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EU rules ‘threaten shoppers’ rights’

Right to reject faulty goods could be weakened
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UK shoppers could see their right to reject faulty goods diminished if new European rules come into force, two Law Commissions have warned.

Currently, consumers have the right to reject faulty items and get their money back, provided they act within a ‘reasonable’ amount of time. This applies when an item is not ‘as described’ or is not of satisfactory quality.

However, if UK law is brought into line with the European Consumer Sales Directive, this could see the right to a refund replaced with the right to a repair or a replacement item.

The Law Commissions of England and Wales, and the equivalent body in Scotland, say UK consumers’ right to a refund on faulty goods should be safeguarded.

Your right to a refund

Currently, consumers should be able to obtain a refund for any item they reject if they do so within a ‘reasonable’ period. The law is not specific on this point, and what is ‘reasonable’ usually depends on the product and how obvious the fault is – though it is unlikely to extend beyond four weeks.

For the first six months after purchase, if a retailer wishes to avoid giving an individual a free repair or replacement, it is they who must prove that the goods in question were satisfactory when first bought.

However, after six months, the burden of proof switches. For example, if a shopper wished to return an item seven months after first buying it, it would be up to him or her to prove that the item was not satisfactory when originally purchased. If they were able to do so, the consumer would then be entitled to a repair or replacement item.

Crucial consumer protection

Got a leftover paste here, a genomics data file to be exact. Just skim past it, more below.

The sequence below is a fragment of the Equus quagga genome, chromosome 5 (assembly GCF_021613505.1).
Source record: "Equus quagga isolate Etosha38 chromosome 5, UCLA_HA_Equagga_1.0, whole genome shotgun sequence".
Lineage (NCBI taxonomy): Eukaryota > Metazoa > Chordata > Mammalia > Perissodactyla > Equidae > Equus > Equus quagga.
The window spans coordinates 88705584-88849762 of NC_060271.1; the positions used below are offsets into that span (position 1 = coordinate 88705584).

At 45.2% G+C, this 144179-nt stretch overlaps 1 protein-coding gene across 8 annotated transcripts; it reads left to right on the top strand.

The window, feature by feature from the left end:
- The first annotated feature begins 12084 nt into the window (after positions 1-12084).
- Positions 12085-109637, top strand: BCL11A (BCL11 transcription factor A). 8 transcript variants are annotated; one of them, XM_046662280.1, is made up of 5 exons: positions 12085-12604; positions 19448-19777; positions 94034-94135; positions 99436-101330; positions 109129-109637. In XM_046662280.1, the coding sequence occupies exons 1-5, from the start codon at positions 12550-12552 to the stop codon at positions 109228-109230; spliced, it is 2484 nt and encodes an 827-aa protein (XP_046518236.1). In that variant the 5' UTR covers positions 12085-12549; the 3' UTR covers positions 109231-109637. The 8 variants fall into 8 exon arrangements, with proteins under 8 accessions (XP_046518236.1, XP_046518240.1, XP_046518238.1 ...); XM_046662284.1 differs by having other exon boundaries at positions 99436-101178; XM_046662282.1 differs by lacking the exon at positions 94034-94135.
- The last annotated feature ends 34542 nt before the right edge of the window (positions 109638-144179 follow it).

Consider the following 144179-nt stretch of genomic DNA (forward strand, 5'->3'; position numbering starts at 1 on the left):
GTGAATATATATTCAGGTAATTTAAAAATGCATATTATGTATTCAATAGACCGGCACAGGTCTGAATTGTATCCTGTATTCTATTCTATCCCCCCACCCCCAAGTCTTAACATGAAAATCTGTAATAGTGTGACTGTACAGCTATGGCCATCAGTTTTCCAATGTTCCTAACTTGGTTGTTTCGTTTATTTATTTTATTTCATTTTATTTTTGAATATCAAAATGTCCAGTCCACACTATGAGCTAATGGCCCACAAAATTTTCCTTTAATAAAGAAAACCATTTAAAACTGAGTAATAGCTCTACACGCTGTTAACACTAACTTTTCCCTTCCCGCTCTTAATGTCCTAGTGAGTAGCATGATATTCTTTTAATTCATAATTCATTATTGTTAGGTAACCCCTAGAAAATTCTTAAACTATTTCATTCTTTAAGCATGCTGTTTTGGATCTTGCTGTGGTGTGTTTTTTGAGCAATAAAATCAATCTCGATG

The Law Commissions consulted consumers on the ‘right to reject’ in 2008. Of those people interviewed for the poll, 94% said they valued the right to ask for a refund on faulty goods very highly.

However, the commissions say there is considerable confusion over the current rules – mainly surrounding the idea of what constitutes the ‘reasonable’ amount of time within which consumers can reject faulty items.

The commissions have proposed that in order to clarify consumers’ rights, this should be set at 30 days (with some room for flexibility if necessary). It has also been suggested that shoppers should have the right to reject goods after they have been repaired or replaced if they are still not satisfied.

Which? and your rights

Which? lawyer Chris Warner says: ‘We’re pleased that the Law Commissions support the right to reject faulty goods, which is an important and valued protection for British consumers.

‘The government must now do all it can to ensure that British consumers don’t find themselves worse off as a result of the Consumer Rights Directive. Rather than watering down the UK rules, other EU countries should be able to benefit from the rights we already enjoy.’

To find out more about your rights, take a look at the free Which? advice guides on the Sale of Goods Act and cancelling online orders. If you’re trying to get your money back on an unsatisfactory item, check out the Which? guide to .

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